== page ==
Operation Rally Point, FOX 5 viewers help veteran get car back
ATLANTA (FOX 5 Atlanta) - An incredibly happy ending to a story we first posted Tuesday of a U.S. Marine Corps Veteran whose stolen car was left in an impound lot facing hundreds of dollar in fees after police found it.
“There’s no words that you can say after being rescued,” said Brewster Bowen.
Bowen has had a tough few weeks. Bowen's black Honda was stolen from the parking lot of his apartment on Favor Road. The good news is the Cobb County police determined it was recovered the same day in good shape in Atlanta.
“I came down when I found out the car was here,” said Bowen told FOX 5’s Portia Bruner at the impound lot.
The bad news is it was going to cost $175 to get it out of the impound. Storage and other daily fees quickly raised that amount to more than $600 by the time the story was first posted.
“It goes up $30 every day,” Bowen said.
Bowen said he reached out to his insurance.
“Well, your coverage doesn’t cover that,” Bowen said.
He then turned to the V.A., which referred him to Operation Rally Point, a nonprofit that advocates on behalf of veterans in need. CEO Brandon Watts reached out to the impound to help.
"Once I informed them that this involved a formerly homeless veteran who is barely getting by paycheck-to-paycheck, they agreed to waive some of the storage fees and get the fee down from $650 down to $250, so that's great. We will do what we can to pull together the rest," said Watts, an Army veteran who served two tours in Iraq.
Watts and two FOX 5 viewers met Bowen at the impound lot Wednesday afternoon to finally get his car back.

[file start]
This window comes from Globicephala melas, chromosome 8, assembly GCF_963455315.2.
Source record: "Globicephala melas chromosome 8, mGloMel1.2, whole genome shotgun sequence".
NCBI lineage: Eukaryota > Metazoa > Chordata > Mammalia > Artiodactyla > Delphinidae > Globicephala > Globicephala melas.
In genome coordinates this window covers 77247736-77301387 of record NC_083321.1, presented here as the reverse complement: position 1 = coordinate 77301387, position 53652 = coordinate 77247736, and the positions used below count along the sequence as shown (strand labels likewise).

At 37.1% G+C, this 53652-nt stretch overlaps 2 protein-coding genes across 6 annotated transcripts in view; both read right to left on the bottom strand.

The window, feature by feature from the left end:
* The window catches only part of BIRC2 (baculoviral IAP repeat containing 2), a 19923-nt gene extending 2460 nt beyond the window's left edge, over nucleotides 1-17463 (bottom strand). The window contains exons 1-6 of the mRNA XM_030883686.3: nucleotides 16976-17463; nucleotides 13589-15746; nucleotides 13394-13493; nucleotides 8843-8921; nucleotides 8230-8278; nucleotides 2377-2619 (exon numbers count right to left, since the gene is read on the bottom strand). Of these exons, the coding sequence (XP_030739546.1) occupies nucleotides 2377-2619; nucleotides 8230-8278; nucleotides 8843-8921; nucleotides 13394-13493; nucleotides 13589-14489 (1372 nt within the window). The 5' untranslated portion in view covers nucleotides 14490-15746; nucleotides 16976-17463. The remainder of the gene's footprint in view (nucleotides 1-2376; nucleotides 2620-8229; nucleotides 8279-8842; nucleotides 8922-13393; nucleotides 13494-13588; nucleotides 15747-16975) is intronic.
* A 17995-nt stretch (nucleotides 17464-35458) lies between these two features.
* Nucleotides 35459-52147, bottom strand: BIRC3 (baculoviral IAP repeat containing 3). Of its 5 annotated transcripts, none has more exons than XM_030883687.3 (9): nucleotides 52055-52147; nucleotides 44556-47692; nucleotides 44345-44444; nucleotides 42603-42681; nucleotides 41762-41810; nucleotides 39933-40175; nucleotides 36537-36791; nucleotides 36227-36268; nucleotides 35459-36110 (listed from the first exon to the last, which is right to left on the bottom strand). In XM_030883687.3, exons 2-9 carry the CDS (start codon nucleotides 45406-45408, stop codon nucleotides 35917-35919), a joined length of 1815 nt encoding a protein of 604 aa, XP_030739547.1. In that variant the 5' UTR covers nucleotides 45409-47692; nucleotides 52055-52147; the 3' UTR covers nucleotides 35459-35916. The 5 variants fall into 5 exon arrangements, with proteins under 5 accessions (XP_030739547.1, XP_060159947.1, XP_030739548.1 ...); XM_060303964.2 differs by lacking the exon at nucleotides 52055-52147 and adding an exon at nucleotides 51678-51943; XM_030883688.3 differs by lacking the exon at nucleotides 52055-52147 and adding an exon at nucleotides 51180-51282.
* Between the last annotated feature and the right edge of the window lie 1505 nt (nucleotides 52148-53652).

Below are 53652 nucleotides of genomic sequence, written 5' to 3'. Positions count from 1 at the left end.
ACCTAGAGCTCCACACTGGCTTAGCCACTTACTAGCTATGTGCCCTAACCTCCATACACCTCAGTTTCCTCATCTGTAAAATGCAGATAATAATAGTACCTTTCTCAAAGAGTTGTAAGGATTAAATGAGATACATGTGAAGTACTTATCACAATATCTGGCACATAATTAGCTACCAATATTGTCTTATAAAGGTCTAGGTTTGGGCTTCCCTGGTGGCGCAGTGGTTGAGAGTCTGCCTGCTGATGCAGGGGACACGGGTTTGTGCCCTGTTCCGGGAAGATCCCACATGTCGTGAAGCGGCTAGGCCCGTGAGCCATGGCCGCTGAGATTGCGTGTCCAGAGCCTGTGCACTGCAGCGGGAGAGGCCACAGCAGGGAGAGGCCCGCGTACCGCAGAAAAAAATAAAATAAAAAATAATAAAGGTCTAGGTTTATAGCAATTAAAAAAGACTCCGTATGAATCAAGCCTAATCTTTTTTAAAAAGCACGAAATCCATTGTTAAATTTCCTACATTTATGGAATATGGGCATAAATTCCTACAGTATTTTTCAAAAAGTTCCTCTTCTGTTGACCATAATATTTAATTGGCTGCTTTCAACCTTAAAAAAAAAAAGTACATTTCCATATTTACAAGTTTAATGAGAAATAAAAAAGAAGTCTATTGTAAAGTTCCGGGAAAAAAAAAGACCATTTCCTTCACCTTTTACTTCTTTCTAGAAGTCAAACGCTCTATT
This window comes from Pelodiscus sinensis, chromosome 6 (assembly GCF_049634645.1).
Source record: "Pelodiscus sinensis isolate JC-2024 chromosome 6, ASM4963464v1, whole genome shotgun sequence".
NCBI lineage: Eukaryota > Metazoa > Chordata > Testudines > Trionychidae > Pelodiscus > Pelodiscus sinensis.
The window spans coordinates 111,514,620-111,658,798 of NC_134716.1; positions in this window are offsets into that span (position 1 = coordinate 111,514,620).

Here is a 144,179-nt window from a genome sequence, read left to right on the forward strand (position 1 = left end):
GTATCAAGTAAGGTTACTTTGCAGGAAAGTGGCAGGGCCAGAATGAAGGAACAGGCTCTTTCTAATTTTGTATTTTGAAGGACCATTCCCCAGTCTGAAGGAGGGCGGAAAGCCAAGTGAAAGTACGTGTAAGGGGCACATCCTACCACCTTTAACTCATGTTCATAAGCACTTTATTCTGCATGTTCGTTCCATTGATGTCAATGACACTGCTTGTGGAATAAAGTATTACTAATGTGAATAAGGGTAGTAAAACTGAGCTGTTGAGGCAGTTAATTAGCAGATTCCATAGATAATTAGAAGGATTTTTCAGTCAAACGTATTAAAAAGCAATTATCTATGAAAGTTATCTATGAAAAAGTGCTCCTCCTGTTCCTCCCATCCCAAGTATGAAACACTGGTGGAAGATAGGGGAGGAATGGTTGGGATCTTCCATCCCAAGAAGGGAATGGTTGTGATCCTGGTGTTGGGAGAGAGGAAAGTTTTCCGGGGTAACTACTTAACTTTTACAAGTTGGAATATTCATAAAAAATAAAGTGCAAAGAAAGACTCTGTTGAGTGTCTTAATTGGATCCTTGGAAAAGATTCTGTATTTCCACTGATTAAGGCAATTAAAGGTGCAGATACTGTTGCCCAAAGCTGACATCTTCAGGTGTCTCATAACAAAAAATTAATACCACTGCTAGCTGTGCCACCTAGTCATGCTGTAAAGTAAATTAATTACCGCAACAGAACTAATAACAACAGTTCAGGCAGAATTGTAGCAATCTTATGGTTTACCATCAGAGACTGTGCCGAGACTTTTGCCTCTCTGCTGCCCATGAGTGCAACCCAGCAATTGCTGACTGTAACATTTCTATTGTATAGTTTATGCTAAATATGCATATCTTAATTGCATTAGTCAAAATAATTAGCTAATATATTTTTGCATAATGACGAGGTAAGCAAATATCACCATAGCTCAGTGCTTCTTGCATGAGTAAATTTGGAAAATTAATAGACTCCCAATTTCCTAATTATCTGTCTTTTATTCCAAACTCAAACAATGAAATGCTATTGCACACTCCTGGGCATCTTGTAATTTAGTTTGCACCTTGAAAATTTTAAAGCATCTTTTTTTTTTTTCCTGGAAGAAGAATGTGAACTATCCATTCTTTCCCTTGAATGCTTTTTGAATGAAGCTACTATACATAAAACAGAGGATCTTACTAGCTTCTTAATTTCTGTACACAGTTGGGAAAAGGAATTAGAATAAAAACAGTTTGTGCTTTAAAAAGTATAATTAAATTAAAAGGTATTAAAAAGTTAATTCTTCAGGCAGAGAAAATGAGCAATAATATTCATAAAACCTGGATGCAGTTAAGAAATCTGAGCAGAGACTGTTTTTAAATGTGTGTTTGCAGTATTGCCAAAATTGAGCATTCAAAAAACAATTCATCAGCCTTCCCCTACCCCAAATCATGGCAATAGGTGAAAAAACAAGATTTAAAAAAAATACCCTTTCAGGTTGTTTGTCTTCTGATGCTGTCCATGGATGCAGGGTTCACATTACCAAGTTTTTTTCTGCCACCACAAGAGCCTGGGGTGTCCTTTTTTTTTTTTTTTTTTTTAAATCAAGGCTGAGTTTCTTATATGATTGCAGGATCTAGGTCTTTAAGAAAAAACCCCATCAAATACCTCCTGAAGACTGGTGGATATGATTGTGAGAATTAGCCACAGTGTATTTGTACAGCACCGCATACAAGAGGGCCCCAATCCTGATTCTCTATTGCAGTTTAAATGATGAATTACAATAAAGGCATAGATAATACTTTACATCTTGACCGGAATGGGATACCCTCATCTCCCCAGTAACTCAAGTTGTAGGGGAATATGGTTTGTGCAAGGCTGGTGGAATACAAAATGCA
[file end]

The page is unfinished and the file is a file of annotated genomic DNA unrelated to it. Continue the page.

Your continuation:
“It’s beyond a blessing. It’s like a godsend, sent from heaven,” Bowen said. “Now, I can wait around a little bit. I can make some breakfast or something. Drink some tea.”
“First of all, he gave his life for us. To fight for his country,” a woman, who helps Bowen, but didn’t want to be identified for this story spoke with FOX 5’s Portia Bruner.
In recent years, Bowen lost his job, his wife and his home--which left him living on the streets of metro Atlanta for three years.
"I was homeless and living out of my car, but the V.A. got me into a program so that I could get this apartment," Bowen told FOX 5's Portia Bruner Tuesday.
Bowen, a Vietnam Veteran, said this is one of the nicest things which has ever happened to him. He explained when he came back from the war, he was not greeted as a hero, but this more than made up for it.
“If you have a heart, you might reach out to someone else,” the woman said, explaining why she wanted to reach out to help. “I like to give,” she said.
As for Watts and Operation Rally Point, Bowen has a strong opinion.
“I asked him ‘can I join?’” he said.
Anyone who would like to learn more about Operation Rally Point can visit oprallypoint.org.
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